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Danish development research for a more climate-friendly future

21-10-22
Photo: Courtesy by the research project “Rights and Resilience in Kenya, RARE”.

Denmark’s support to development research this year focuses on the green agenda. We have asked Cecilia Gregersen, Special Adviser at the Department for Evaluation, Learning and Quality in the Ministry of Foreign Affairs about the role of development research in shedding light on the challenges of the global climate crisis.

By Pernille Friis and Vibeke Quaade

Denmark has a long tradition of supporting development research carried out in partnerships between Danish universities and universities in the developing and growth countries with which Denmark collaborates. The fight to stop climate change and restore balance to the planet is a central priority in Danish development cooperation and the government’s finance bill for 2022 allocated the full amount for development research to projects working on climate change and the green transition under the framework “Partnerships for sustainable growth and green transition”. All of the development research projects that will be selected in 2022 for up-start in 2023 will thus focus on climate change.

More about Danida’s support to development research

That climate is the unifying theme for the research project applications in 2022 testifies to the fact that research partnerships between Danish universities and the research environment in the global south play an important role in creating the new knowledge, capacity and solutions needed for a more climate-friendly future.

Multifaceted aspects of climate research
The impacts of the climate change crisis are far reaching and there are interactions to be explored and better understood in many different areas, ranging from challenges and impacts in the context of health, mobility, or education, to adaptation efforts, building resilience or the energy transition. This is reflected in the portfolio of Danida-supported development research projects within the climate and green agenda. It  includes for example projects such as Himili Pamoja – Gendered Encounters in Climate Change Adaptation in Tanzania,  Circular Economy in Bangladesh’s Apparel Industry, Tendering Sustainable Energy Transitionsin South Africa and Governing Climate Mobility in Ethiopia and Ghana. According to Cecilia Gregersen, the spectrum is broad because it is important that research shed light on the challenges of climate change from many different angles. For example, we need to understand the multifaceted and complex connections between the economic, environmental and social dimensions of sustainable development.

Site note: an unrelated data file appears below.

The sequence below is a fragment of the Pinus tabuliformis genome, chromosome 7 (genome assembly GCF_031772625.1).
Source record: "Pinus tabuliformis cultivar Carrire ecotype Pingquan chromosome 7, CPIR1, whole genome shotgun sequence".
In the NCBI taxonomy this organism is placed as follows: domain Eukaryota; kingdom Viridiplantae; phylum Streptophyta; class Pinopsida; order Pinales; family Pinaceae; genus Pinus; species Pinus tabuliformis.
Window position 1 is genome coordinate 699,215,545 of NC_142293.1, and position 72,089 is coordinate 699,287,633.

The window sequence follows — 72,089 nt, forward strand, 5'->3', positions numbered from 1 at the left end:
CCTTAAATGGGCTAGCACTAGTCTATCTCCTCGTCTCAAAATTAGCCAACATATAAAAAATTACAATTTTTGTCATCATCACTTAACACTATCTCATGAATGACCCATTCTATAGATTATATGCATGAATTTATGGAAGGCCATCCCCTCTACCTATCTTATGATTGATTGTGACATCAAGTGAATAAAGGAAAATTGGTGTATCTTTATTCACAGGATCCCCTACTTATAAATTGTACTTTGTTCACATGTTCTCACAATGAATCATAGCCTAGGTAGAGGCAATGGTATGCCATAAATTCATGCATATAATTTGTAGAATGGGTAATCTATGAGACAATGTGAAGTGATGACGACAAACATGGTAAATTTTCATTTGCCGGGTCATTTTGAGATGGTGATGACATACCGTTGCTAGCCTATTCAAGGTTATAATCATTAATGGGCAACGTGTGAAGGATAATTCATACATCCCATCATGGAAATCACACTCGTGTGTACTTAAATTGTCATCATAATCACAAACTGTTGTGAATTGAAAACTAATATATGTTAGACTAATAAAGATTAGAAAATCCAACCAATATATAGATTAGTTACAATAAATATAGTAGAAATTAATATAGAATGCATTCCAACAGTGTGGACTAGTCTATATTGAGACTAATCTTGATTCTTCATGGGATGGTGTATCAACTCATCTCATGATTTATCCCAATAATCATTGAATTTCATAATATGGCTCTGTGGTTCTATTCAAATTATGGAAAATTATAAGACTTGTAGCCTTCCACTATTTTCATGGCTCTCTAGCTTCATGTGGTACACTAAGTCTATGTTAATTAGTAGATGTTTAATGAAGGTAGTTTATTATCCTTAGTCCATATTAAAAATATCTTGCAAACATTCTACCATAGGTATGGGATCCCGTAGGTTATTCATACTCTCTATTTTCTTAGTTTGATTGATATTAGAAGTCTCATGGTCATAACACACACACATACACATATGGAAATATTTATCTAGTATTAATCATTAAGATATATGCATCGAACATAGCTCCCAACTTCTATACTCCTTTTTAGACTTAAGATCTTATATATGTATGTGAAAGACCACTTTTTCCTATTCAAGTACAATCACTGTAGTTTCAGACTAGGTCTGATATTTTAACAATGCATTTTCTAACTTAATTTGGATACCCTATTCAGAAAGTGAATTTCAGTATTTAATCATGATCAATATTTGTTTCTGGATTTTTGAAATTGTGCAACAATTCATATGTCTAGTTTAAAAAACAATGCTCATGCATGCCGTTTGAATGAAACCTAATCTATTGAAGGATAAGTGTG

Climate change interacts with a number of other development threats such as poverty, political exclusion and displacement. It is therefore important that research helps us gain a deeper understanding of the connections, or interactions, between the pressures on nature and ecosystems and the social impacts of these, she says.

The biodiversity crisis requires more research and knowledge
The biodiversity crisis is another area that requires much more knowledge, according to Cecilia Gregersen. In Denmark’s current strategy for development cooperation The World We Share climate change and the biodiversity crisis are emphasized as being mutually reinforcing phenomena that increase the pressure on the world’s poorest and most vulnerable people.

Danish development cooperation aims to contribute to poverty alleviation for those that are hardest hit by impacts of climate change. Therefore, the Danish support to development continues to support research that explores the interactions between climate change, biodiversity and poverty alleviation, says Cecilia Gregersen.

Bridging the gap between the academia and the public
To help turn research-based knowledge about climate change into action for the benefit of communities, Danida Fellowship Centre promotes the dissemination of research findings and the knowledge exchange between academia and other stakeholder groups. The intention is to bridge the gap between researchers and potential users of the knowledge researchers create, and get for example evidence-based climate focused research findings to relevant political decision-makers, local communities and actors of the private sector in a language and form they can use.

The media plays an important role in creating awareness and paving the way for the uptake of research. With a focus on the African climate crises and the November UN Climate Summit COP27 in Egypt, Danida Fellowship Centre is bringing together 26 climate scientists and 24 journalists from across the African continent in Arusha in Tanzania to create a common platform for collaboration and increased climate research reporting in Africa.

Read more about this initiative Bridging the Gap. Science for the Public. We focus on Climate

 

 

 

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